There's a lot more to implementing quality training than simply producing good content. If you follow our advice about facilitation then you and your trainees will benefit.
So your company is implementing a learning culture and you’re in the process of preparing some training? Good job! You’re probably making sure that the content is perfectly thorough and accurate, the venue is booked and the Powerpoint presentation looks majestic. You’re ready, right? Perhaps not. How’s your French?
Most of us learned French or another foreign language at school, yet how much of it do you remember now? Could you go into a shop, café, train station or social situation without the need to resort to English? Probably not. Most of us can only remember phrases such as “Dans ma trousse, il y a un stylo,” “Le singe est sur la branche” and “Pamplemousse.” None of these are very useful in real life situations, unless you happen to carry around a monkey on a branch, a grapefruit and a pencil case with a pen inside.
If trainers don’t learn how to act as facilitators and we don’t make it necessary for our trainees to actively participate in training, then they’ll be in the same position in a few years’ time. All they’ll be able to do is quote one or two principles from the course that are useless in real life.
If your training techniques aren't up to scratch, you risk leaving workers with useless snippets of information.
Did you know that excellent content can be delivered poorly? Did you know that poor content can be delivered excellently? No matter how high the quality of information, the knowledge and skills that you want people to acquire will not be picked up unless the trainee plays a constructive role in the learning process.
Effectively, you get out what you put in, and if the trainee isn’t required to put in much effort, then what they get out will be minimal. Quality training asks a lot from its participants. Let’s have a look at two contrasting examples to illustrate this.
Example 1: Health and Safety in the workplace
Training description: The trainer talks the workers through a Powerpoint presentation on the topic. He/she gives a short quiz at the end as a learning tool.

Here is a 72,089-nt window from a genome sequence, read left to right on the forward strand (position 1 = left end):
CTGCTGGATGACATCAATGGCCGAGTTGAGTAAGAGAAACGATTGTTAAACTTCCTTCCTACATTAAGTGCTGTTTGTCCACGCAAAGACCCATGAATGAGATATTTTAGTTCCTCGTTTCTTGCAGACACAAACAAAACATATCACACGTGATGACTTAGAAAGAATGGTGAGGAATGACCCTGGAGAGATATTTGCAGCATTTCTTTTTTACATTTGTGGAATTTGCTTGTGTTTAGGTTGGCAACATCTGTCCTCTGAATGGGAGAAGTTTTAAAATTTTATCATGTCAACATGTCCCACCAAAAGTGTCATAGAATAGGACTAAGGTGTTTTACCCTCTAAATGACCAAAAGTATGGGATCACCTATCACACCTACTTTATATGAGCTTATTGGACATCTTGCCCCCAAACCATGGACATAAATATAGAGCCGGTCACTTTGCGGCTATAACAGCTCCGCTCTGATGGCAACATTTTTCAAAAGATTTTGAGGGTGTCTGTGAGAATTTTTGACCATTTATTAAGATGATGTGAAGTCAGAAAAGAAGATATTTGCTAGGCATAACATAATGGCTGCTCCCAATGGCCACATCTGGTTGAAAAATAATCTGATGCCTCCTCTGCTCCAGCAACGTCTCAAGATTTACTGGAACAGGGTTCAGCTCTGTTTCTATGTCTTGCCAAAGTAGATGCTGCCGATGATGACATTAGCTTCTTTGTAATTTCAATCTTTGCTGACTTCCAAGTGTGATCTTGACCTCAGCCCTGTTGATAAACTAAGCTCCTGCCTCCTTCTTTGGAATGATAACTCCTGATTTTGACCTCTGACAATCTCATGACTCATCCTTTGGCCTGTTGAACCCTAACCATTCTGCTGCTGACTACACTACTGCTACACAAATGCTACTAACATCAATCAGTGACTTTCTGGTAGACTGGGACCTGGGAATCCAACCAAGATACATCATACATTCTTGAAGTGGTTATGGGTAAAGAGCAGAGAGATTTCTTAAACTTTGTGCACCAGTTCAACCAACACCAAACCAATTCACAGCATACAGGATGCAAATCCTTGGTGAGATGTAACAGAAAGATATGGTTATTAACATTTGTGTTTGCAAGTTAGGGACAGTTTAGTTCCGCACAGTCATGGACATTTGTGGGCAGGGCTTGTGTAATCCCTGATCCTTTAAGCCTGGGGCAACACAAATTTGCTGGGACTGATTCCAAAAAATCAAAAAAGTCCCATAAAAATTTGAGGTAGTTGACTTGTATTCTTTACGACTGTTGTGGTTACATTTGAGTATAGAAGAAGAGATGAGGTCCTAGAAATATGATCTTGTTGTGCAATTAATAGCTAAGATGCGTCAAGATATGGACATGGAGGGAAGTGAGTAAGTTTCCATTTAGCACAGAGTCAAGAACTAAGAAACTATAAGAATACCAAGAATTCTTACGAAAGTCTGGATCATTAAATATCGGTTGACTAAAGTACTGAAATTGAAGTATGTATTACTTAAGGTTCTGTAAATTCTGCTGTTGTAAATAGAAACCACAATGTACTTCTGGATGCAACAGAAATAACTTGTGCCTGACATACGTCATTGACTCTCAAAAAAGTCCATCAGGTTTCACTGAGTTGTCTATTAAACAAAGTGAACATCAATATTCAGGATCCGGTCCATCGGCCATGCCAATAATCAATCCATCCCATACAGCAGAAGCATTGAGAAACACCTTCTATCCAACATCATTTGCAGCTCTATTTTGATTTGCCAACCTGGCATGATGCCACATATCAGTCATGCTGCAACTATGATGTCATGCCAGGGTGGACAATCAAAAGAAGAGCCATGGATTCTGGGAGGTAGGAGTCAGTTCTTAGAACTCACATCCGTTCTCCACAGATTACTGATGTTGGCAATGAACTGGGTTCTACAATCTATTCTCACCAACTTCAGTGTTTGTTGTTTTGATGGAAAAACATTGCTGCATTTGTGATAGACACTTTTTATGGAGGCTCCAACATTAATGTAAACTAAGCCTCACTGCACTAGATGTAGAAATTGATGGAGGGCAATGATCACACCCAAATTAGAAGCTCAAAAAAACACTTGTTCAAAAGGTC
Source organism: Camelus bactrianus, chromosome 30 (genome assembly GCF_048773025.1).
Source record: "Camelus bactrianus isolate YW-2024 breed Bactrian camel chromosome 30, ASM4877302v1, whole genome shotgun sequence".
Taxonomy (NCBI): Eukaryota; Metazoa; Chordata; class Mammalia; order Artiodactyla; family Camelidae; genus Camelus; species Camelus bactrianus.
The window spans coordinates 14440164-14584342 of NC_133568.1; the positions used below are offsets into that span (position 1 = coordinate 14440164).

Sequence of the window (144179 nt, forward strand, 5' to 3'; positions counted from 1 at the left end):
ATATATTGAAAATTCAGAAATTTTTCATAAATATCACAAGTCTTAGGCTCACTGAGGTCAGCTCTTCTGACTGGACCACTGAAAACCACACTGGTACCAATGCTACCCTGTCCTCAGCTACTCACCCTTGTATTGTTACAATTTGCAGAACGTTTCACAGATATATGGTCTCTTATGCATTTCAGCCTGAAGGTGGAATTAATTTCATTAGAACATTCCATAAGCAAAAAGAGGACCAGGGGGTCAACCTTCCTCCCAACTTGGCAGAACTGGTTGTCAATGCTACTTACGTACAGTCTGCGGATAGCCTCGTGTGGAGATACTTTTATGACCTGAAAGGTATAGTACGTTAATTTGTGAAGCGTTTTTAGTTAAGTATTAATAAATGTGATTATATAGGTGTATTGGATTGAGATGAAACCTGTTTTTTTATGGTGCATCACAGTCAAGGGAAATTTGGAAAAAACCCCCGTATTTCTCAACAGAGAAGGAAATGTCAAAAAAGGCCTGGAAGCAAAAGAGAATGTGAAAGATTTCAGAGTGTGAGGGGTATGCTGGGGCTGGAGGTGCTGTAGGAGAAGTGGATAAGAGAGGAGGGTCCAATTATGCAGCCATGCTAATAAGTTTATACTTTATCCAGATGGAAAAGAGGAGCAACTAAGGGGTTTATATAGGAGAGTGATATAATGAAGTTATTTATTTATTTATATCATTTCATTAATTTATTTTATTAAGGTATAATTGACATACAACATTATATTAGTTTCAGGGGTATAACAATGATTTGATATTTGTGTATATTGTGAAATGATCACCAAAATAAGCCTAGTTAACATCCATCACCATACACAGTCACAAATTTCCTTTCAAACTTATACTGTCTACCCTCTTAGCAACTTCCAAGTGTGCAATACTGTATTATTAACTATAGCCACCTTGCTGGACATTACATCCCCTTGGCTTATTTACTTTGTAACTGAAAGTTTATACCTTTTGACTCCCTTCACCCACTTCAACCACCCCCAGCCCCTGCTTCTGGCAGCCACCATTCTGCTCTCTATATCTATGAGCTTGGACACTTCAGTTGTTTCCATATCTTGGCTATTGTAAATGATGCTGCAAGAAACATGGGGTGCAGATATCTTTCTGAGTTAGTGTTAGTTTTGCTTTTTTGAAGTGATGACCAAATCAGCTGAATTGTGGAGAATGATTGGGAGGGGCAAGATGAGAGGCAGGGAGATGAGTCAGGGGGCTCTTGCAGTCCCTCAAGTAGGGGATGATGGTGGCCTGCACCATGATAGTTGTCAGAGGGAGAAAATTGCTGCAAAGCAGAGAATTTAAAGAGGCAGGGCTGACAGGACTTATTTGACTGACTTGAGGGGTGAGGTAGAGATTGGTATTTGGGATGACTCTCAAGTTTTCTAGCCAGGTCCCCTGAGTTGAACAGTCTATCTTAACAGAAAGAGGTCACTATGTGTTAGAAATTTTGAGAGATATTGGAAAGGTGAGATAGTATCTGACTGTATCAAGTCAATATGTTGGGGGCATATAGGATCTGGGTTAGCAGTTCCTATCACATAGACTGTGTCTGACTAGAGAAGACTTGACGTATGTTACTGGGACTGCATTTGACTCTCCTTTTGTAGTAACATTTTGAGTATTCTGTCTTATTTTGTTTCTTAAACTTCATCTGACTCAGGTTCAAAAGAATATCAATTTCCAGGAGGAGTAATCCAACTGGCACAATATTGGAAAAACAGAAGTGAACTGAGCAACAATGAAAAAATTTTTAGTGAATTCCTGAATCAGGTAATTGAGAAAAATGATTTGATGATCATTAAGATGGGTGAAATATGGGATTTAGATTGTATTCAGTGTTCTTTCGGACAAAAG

Example 2: Health and Safety in the workplace
The trainer introduces the topic and asks workers about common health and safety standards they think will need to be covered. He/she instructs them to break into small groups to brainstorm the topic. After 5-10 minutes, the trainer brings the groups back together for a discussion where the topics raised are written down on a whiteboard. The trainer fills the trainess in on any information they've missed. Following this, the trainer takes the workers through the topics, each time asking probing questions of the workers and using his/her own knowledge to fill in the gaps in the workers’ knowledge. At the end of the session the trainer gives a short quiz.
Which of the two examples above do you think will be the most effective? Why?
In Example 1, very little is required of the learners until the very end. All they have to do is sit down, listen and look interested. In Example 2, the trainer acts as facilitator and the trainees play a vital role in the construction and delivery of knowledge. They have to think, participate, answer questions and contribute. The trainer guides, coaches and corrects the trainees and completes knowledge as they learn. In this way, the trainee retains much more information and is therefore a more knowledgeable and capable employee and your training has not been a waste of money.
If you take this information into account when preparing training, then you’ll be ready.